Whether the heirs of the sultanate of Sulu acted on their own to reclaim Sabah or were instigated by an external force to do so, one thing is certain, according to government intelligence sources: It was a business that proved too big for the heirs to handle on their own.
The sources said that the Philippine government’s policy on Sabah is to keep it in the back burner.
But apparently “some people” want to push it forward now. And why now, at this time, is one of the questions government intelligence is looking into.
The sources consistently mentioned three groups that appear to have taken advantage of the decision of the Kirams to pursue their Sabah claim.
“These are groups that wanted to ride on the Kirams’ pursuit with their own interests in mind,” one of the sources said.
Another source added: “There are a lot who can gain from this, not just in the Philippines but in Malaysia as well.”
These “external factors,” as an Inquirer source described the groups, are one small faction that is in it for the money, an anti-Aquino administration group, and the Malaysian political opposition.
“The Kirams planned to pursue their claim as early as last year. But they went to Lahad Datu also on the instigation of these groups,” the intelligence officer said.
The small group supposedly goaded the Kirams to ask Malaysia for a higher rent on Sabah. If Malaysia gives in, this small group would allegedly have a share of the increase.
The anti-administration group simply wants to discredit President Aquino and is using the peace process as a cause of disenchantment for the Kirams.
“All those who do not like P-Noy (the President’s nickname) have joined forces. This is one way to really test how this administration will react (to such an issue). Whatever happens in Malaysia, there will be a backlash on us,” one source said.
“In a way, whoever wants to disrupt the peace process or the gains of President Aquino has already won,” the source added.
The third group is allegedly the Malaysian political opposition, which is gearing up for general elections that may be called before June.
The intelligence officer said that one member of the Malaysian political opposition allied with Anwar Ibrahim was running for a post in Sabah.
“Apparently, this politician was one of those who spoke with the Kirams. He supposedly gave the opposition’s support to the Kirams’ claim to Sabah,” the source said.
The source also believed that in their meeting in November last year, the Kirams decided to “reclaim Sabah or at least ask for a compensation for Sabah that is commensurate to the land’s value today, and for the royal family to be given due recognition by Malaysia.”
But it is being Tausug that is keeping Sultan Jamalul Kiram III, his family, and their subjects stubbornly pressing their renewed claim to Sabah, even to the extent of defying President Aquino, one of the Inquirer sources said.
“This is the last stand of Sultan Jamalul. Being Tausug, they already gave their word they would pursue their claim. This is now do or die for them just to keep their word of honor,” the source, a senior military officer, told the Inquirer.
But for another security administrator analyzing the events of the past three weeks, the Kirams appear to be quite edgy of late.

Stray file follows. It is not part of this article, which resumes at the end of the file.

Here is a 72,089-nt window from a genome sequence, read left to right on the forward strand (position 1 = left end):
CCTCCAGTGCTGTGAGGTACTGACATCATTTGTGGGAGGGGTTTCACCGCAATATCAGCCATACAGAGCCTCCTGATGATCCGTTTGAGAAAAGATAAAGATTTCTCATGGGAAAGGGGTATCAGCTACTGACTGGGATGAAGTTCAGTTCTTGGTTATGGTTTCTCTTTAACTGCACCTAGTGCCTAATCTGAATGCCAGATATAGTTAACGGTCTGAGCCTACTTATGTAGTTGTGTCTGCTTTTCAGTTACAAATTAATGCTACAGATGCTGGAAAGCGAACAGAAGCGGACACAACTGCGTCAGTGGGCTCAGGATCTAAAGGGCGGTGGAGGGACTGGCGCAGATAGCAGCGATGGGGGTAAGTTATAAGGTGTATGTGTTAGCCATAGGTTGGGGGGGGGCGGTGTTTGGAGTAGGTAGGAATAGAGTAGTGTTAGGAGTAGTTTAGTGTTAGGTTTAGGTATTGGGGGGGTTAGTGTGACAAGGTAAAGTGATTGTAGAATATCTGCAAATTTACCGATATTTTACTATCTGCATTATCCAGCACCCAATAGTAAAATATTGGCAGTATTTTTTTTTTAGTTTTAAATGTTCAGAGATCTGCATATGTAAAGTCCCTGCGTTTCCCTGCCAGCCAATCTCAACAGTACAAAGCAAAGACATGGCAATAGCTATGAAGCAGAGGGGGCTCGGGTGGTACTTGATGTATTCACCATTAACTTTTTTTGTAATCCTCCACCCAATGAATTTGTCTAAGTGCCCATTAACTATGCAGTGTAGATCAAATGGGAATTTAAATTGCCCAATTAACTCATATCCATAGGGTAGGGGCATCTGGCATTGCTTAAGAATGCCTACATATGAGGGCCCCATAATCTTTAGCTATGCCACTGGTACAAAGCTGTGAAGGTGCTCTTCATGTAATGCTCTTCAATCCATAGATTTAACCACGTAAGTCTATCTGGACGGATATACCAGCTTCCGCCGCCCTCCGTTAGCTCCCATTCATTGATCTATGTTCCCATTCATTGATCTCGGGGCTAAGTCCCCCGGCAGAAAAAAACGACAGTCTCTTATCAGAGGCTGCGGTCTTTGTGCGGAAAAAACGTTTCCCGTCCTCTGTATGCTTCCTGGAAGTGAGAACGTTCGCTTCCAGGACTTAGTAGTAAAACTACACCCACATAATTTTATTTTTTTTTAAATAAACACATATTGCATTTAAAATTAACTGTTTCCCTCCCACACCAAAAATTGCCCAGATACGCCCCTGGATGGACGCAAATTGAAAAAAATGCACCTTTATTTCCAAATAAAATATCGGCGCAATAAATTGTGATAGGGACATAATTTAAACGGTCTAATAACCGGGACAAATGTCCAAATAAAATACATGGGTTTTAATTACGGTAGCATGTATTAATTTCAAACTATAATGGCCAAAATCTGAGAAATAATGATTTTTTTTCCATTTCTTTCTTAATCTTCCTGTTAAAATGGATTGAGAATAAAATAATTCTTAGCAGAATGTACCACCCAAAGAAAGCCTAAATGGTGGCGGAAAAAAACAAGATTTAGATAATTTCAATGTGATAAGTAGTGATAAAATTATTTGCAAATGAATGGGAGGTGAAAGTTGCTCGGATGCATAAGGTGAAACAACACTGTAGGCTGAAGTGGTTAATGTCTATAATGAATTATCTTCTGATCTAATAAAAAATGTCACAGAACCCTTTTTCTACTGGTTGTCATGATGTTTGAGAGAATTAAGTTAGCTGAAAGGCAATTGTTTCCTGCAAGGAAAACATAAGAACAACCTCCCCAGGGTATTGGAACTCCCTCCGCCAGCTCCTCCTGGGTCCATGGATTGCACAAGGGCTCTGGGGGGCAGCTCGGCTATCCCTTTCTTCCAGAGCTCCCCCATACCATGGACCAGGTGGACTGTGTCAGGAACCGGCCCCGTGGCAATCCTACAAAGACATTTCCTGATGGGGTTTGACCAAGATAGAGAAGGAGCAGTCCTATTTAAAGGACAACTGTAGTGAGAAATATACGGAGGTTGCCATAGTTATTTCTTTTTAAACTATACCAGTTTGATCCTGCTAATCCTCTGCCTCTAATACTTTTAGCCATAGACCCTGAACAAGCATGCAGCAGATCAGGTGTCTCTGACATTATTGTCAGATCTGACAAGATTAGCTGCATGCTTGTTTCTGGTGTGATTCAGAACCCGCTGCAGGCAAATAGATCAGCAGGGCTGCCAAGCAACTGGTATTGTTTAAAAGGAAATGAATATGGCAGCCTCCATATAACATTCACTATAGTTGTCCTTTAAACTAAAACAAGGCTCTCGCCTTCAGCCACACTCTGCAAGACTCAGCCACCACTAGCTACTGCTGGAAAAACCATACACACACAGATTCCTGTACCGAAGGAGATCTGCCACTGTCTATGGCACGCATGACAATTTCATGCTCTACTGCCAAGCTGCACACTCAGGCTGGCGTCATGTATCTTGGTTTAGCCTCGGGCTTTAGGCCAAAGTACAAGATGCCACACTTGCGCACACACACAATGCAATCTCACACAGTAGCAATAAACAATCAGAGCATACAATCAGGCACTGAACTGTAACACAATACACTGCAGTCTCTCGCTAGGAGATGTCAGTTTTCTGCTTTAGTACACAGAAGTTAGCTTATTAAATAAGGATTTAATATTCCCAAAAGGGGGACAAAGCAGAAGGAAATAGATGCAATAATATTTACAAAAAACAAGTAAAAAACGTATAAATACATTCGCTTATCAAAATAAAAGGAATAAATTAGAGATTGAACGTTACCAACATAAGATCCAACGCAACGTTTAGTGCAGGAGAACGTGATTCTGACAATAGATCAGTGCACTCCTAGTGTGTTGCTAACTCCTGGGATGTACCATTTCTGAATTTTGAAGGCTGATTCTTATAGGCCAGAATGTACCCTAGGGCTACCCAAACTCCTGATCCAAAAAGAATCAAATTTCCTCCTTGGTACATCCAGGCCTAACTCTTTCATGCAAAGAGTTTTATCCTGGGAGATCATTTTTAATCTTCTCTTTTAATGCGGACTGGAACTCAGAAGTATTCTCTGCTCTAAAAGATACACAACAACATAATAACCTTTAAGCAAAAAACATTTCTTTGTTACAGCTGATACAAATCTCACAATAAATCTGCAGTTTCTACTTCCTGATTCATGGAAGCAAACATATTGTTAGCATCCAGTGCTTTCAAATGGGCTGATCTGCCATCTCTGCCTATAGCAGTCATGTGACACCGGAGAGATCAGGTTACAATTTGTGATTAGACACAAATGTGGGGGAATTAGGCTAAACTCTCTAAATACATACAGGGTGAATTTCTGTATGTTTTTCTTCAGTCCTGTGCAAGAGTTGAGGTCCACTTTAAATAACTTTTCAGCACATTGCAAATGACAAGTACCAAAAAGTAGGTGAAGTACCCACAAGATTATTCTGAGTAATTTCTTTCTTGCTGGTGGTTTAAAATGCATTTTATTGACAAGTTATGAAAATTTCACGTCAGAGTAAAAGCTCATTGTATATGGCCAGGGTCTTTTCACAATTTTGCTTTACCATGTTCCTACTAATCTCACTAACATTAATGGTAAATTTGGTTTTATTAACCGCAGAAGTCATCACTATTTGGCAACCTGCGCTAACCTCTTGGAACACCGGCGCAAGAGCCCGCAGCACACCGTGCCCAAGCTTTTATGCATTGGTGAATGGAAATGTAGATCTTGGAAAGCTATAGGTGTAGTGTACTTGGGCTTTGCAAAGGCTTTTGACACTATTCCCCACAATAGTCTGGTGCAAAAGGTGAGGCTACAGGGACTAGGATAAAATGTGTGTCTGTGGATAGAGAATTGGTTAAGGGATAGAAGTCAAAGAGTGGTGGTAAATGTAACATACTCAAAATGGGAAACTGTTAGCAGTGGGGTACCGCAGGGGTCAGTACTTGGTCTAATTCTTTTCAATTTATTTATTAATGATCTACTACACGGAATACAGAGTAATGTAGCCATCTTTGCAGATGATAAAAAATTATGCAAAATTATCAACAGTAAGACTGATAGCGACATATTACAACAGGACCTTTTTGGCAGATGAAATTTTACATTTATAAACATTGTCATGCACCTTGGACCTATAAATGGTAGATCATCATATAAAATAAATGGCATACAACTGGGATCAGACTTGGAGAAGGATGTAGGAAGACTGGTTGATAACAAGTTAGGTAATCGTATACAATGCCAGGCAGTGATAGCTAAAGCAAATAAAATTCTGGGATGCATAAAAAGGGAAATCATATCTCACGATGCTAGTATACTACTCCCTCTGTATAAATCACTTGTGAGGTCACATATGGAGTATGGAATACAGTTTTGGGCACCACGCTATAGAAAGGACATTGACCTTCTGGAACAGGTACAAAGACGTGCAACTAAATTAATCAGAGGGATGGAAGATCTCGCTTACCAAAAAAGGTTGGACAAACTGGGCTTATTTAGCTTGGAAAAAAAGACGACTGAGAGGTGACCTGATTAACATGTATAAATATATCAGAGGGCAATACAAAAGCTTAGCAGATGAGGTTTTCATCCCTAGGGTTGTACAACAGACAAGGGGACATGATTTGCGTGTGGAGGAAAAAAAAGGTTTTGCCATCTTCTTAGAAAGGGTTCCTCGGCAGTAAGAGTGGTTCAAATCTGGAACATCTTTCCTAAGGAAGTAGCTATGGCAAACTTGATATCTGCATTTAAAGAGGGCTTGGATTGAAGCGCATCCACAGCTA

“They are confused. The government is hopeful that we can buy more time, find a diplomatic way out,” the source said, referring to the government’s efforts to help settle the standoff between Malaysian security forces and an armed group led by Jamalul’s brother, Agbimuddin Kiram, in Tanduao village in Lahad Datu town now in its third week.
The Inquirer’s sources are from the diplomatic and defense establishments. They asked not to be named as they were not authorized to speak to journalists about their analysis of developments in the so-called journey home to Sabah of the Kirams.
The source said the Kirams decided to unite because they felt left out of the peace negotiations between the Aquino administration and the Moro Islamic Liberation Front, which signed a premilinary peace deal last October.
Calling gov’t attention
“The Kirams wanted to get the attention of the Philippine government,” the source said.
“For so many years, the family felt they have been exploited in politics. Sultan Jamalul was goaded to run for senator in 2010 but he lost. Then their letter to President Aquino (in 2010 before he assumed office) got lost,” the source said.
The source said the Kirams and their followers “conceived the details of the plan to go to Lahad Datu” in late January this year.
“In February, a small group of the Kirams’ followers left for Lahad Datu, followed by Raja Muda Agbimuddin,” the source said.
The estimated 70 firearms now in the hands of the group holed up in Tanduao are owned by residents in Lahad Datu, Tausug and Badjao holding Malaysian identification cards, the source said.
Malaysian security forces have encircled Agbimuddin’s group but are holding action, with the grace period for the group to leave having been extended three times and a fourth being requested by the Philippine government.
The Inquirer’s military source said the impasse continues because the Malaysians are extra careful in dealing with Agbimmudin’s group.
“They are all Muslims and they know that if there is violence, it would go on forever. There are 800,000 Filipinos in Sabah. It would be a huge problem in Sabah if violence erupts. The Malaysian security forces may end up dealing with guerrillas or a rido,” the source said, using a Muslim term for clan war.
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